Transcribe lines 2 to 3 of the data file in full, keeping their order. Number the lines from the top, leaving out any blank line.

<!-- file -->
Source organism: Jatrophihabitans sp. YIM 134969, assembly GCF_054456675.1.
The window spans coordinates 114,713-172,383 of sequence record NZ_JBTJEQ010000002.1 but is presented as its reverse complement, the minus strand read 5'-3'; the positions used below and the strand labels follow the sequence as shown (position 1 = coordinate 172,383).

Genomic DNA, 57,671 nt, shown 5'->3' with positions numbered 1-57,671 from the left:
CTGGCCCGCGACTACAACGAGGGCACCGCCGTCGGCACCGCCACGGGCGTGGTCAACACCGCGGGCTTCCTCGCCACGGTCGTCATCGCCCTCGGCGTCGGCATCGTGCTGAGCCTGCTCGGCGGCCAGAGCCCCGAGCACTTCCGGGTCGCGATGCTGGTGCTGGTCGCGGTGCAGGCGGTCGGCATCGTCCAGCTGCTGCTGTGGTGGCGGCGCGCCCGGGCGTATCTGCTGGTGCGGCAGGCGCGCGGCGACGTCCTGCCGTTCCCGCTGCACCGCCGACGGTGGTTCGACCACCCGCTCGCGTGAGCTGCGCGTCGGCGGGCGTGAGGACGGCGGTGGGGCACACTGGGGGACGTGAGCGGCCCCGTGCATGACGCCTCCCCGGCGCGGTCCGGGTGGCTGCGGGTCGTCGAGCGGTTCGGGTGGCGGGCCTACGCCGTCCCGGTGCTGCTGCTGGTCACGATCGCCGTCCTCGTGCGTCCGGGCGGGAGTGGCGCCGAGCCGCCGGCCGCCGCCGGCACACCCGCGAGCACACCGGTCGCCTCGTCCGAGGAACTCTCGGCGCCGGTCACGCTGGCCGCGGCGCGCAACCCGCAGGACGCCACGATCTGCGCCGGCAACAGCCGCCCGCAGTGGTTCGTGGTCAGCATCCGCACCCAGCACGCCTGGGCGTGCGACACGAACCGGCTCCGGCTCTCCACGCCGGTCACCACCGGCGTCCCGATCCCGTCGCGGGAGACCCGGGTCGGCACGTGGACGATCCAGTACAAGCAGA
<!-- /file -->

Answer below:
The window spans coordinates 114,713-172,383 of sequence record NZ_JBTJEQ010000002.1 but is presented as its reverse complement, the minus strand read 5'-3'; the positions used below and the strand labels follow the sequence as shown (position 1 = coordinate 172,383).

Genomic DNA, 57,671 nt, shown 5'->3' with positions numbered 1-57,671 from the left: